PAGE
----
A federal judge says women can still get surgical abortions while Gov. Bill Lee’s executive order is in place limiting non-essential medical procedures.
In a ruling issued Friday night, Judge Bernard Friedman wrote that barring abortions during the COVID-19 pandemic “creates an undue burden on the right of women in Tennessee to choose to have a pre-viability abortion.”
The Center for Reproductive Rights, Planned Parenthood Federation of America, the American Civil Liberties Union and its local Tennessee chapter filed an emergency motion earlier this week urging the courts to exempt surgical abortions from the governor’s executive order. The groups argued that “[t]iming is critical” when it comes to abortion. The longer women wait, they said, the more expensive, medically risky or even unlawful it can be.
The lawsuit also cited statements from leading national health care organizations, including the American College of Obstetricians and Gynecologists and the American Nurses Association, which called abortions “essential,” “time-sensitive” and “urgent.”
Bernard said the abortion rights groups proved in their motion that the executive order causes women “irreparable harm.”
“Delaying a woman’s access to abortion even by a matter of days can result in her having to undergo a lengthier and more complex procedure that involves progressively greater health risks, or can result in her losing the right to obtain an abortion altogether,” Bernard wrote.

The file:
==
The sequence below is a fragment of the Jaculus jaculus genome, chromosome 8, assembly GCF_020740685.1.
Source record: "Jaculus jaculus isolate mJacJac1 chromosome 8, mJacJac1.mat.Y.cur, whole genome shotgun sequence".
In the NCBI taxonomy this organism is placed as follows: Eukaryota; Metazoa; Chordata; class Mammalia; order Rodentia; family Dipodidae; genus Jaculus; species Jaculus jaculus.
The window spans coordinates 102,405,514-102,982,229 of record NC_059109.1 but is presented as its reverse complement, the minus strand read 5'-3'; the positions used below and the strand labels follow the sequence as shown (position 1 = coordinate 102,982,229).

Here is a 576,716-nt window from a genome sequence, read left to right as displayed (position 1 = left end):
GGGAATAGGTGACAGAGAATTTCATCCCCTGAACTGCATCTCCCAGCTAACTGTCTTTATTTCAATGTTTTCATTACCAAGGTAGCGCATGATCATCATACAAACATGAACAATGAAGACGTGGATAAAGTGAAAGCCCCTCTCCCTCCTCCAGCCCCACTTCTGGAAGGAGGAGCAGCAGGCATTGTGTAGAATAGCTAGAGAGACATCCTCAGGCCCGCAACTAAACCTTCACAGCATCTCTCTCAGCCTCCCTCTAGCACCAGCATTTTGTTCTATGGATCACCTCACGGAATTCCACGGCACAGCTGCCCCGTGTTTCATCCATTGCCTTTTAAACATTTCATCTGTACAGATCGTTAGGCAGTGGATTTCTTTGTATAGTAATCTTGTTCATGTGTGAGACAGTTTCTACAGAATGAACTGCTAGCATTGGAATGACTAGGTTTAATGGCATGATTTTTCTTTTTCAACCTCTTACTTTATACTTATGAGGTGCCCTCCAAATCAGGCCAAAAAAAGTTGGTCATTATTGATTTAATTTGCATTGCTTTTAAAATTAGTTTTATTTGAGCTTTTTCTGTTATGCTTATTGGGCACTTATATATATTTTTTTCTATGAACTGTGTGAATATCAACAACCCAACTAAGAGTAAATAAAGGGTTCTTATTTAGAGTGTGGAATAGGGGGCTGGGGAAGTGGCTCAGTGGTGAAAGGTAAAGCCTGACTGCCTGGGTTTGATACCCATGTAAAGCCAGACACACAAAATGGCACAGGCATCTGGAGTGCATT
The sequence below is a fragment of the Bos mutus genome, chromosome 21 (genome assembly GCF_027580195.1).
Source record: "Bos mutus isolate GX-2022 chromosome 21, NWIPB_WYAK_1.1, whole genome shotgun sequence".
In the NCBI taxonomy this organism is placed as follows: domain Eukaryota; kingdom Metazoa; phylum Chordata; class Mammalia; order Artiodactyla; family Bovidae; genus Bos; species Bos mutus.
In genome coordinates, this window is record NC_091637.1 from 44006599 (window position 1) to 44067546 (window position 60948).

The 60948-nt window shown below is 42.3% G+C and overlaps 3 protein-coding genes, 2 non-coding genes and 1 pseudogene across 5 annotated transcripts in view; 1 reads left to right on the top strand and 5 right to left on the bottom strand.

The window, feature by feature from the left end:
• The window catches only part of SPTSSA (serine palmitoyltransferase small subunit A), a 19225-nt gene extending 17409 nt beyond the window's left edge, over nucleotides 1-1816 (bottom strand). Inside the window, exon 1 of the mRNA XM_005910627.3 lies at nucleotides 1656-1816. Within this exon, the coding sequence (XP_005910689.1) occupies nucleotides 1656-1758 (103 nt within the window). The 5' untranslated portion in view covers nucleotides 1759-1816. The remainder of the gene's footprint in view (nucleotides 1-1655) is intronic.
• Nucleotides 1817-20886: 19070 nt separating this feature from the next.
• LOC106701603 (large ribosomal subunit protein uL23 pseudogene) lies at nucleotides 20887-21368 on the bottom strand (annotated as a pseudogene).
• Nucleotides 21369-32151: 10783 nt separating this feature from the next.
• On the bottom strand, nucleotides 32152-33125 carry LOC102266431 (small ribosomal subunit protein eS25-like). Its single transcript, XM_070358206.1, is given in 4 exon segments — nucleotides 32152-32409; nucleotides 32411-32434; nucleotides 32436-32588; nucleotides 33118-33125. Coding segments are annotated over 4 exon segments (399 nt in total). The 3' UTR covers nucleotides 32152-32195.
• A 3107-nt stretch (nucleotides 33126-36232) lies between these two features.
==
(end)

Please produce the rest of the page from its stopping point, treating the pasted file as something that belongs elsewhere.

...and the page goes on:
Medication abortion has still been available in Tennessee in recent weeks. However, only women who are less than 11 weeks pregnant are typically eligible for the pill-induced procedure. Surgical abortions, which are offered through week 19 of pregnancy, have been put on pause throughout the state since Lee signed the executive order.
Hedy Weinberg, the executive director of the ACLU of TN, said in a statement that Friday’s ruling would ensure that women “can continue to make their own decisions about pregnancy and parenting based on what is best for their families.”
“Abortion is time-sensitive essential health care and the COVID-19 crisis cannot be used to prevent women from obtaining abortions,” she said. “Especially during a pandemic, it is crucial that women have access to a full range of health services, including abortion, to ensure their health and wellbeing.”
Attorney General Herbert Slatery plans to appeal the federal court’s decision. The governor’s office did not immediately respond to a request for comment.